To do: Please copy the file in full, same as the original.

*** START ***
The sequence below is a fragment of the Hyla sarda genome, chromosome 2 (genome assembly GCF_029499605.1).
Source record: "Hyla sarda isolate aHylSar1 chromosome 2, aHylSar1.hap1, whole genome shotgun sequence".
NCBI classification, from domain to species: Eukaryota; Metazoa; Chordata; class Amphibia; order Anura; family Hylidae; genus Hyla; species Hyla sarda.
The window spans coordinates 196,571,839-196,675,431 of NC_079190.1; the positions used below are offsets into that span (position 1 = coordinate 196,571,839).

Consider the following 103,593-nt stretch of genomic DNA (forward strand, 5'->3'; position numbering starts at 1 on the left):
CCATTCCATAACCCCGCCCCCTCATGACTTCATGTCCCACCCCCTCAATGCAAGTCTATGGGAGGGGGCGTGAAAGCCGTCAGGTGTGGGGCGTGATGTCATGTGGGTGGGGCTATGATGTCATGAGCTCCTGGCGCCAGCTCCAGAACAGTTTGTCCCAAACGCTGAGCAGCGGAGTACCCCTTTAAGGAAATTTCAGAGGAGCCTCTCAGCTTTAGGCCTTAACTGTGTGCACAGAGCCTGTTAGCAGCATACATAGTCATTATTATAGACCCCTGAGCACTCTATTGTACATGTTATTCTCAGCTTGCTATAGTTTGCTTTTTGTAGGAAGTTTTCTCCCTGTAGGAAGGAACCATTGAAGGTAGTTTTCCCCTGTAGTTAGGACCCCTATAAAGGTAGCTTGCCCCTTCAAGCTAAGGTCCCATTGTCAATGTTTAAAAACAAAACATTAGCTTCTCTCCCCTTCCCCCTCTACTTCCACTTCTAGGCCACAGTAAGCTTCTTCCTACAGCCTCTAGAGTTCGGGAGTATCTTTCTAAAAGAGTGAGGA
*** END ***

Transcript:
The sequence below is a fragment of the Hyla sarda genome, chromosome 2 (genome assembly GCF_029499605.1).
Source record: "Hyla sarda isolate aHylSar1 chromosome 2, aHylSar1.hap1, whole genome shotgun sequence".
NCBI classification, from domain to species: Eukaryota; Metazoa; Chordata; class Amphibia; order Anura; family Hylidae; genus Hyla; species Hyla sarda.
The window spans coordinates 196,571,839-196,675,431 of NC_079190.1; the positions used below are offsets into that span (position 1 = coordinate 196,571,839).

Consider the following 103,593-nt stretch of genomic DNA (forward strand, 5'->3'; position numbering starts at 1 on the left):
CCATTCCATAACCCCGCCCCCTCATGACTTCATGTCCCACCCCCTCAATGCAAGTCTATGGGAGGGGGCGTGAAAGCCGTCAGGTGTGGGGCGTGATGTCATGTGGGTGGGGCTATGATGTCATGAGCTCCTGGCGCCAGCTCCAGAACAGTTTGTCCCAAACGCTGAGCAGCGGAGTACCCCTTTAAGGAAATTTCAGAGGAGCCTCTCAGCTTTAGGCCTTAACTGTGTGCACAGAGCCTGTTAGCAGCATACATAGTCATTATTATAGACCCCTGAGCACTCTATTGTACATGTTATTCTCAGCTTGCTATAGTTTGCTTTTTGTAGGAAGTTTTCTCCCTGTAGGAAGGAACCATTGAAGGTAGTTTTCCCCTGTAGTTAGGACCCCTATAAAGGTAGCTTGCCCCTTCAAGCTAAGGTCCCATTGTCAATGTTTAAAAACAAAACATTAGCTTCTCTCCCCTTCCCCCTCTACTTCCACTTCTAGGCCACAGTAAGCTTCTTCCTACAGCCTCTAGAGTTCGGGAGTATCTTTCTAAAAGAGTGAGGA